Carol Squiers expresses some concerns and doubts: “Clearly, the paparazzi myth began to form around the stories of the photographers’ encounters, rather than any shocking, titillating, or otherwise remarkable photographs. This is weirdly ironic in that paparazzi images ostensibly serve as visual evidence for a public hunger to see verification of the vulnerability, bad judgment, or outright adultery of the stars. Despite the absence of compelling photos...that August night was a “eureka” moment for the photographers and the press outlets that bought their pictures.”(30) Ms. Squiers’ mystification as to the impact of what she considers unremarkable images tries to find a possible solution in the unlikely alliance between the paparazzi and leftist Italian critics of American imperial and economic power, symbolized most blatantly in the popular imagination by pampered American film stars. Could the paparazzi be somehow aligned politically with leftist neorealist works like Giuseppe De Santis’ celebrated film Bitter Rice (1948)? The question is left hanging. Secchiaroli tries to explain the paparazzi himself in an interview from the “eureka” year of 1958. “Nothing will stop us, not even if it means overturning tables and waiters, or raising shrieks from an old lady...even if the police intervene or we chase the subject all night long, we won’t let go, we’ll fight with flashes, we’ll help each other out...The increasingly ruthless competition means we can’t afford to be delicate; our duties, or responsibilities as picture-hunters, always on the lookout...”(31)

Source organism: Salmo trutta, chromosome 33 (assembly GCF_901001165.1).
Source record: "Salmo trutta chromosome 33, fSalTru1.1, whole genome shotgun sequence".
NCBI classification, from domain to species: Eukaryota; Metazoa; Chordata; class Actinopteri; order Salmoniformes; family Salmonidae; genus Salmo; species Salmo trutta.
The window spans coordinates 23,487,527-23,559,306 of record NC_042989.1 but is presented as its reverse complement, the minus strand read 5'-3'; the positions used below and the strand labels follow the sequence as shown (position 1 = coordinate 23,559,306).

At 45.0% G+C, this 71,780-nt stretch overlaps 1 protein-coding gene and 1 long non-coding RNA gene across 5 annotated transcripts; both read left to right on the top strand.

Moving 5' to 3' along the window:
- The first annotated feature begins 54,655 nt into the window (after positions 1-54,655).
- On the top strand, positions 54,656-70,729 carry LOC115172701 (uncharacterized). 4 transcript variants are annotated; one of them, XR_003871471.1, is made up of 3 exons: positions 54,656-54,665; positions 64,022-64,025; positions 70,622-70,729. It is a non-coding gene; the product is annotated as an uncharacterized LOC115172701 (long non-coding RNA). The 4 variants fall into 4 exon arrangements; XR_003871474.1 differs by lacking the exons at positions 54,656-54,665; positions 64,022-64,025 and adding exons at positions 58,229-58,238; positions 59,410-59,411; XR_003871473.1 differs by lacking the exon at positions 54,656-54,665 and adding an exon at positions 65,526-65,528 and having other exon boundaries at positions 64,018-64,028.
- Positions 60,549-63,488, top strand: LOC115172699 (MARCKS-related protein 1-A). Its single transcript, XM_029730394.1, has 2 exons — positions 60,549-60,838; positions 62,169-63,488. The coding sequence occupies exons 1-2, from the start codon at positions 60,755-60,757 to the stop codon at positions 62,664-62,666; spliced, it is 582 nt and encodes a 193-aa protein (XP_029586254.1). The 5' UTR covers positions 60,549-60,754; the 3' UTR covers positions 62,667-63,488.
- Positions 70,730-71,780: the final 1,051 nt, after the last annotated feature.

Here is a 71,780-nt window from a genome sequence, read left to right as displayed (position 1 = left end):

Ms. Squires response to this remarkable quote is: “... laughably inflated rhetoric for a paparazzo...”(32). Here I think Ms. Squires misses the core of Secchiaroli’s text that is, I think, very important – not so much in its content but in its tone. It is unmistakably the voice of a worker defending himself against the wealthy boss – more to the point a worker doing his job talking about rich people who want to stop him from making a living and he won’t have it (“even if the police intervene”) – and he has every intention of fighting for that job (“we’ll fight with flashes”) – not just his own but that of his comrades (“we’ll help each other out”). This wasn’t just a statement of job requirements and duties, it was an impromptu manifesto, and its principal rhetorical method was to clearly demarcate the lines of battle: the photographers and stars were the principal antagonists and it was a battle for survival. The photograph of Anthony Steele going after a photographer nails that theme. This is why the images were so compelling: they visually articulated the Post-War secret war that had remained in the background behind the Cold War, that is, the brutal class wars that dominated post war life in Europe. Secchiaroli’s image literally shows a wealthy and spoiled member of the ruling classes about to beat a worker. The class war that the media was so careful to ignore - because the press was primarily owned by corporate interests - was suddenly made dramatically visible, and poignant, in the form of a drama that this time needed no captions.
8. The Paparazzi After Fellini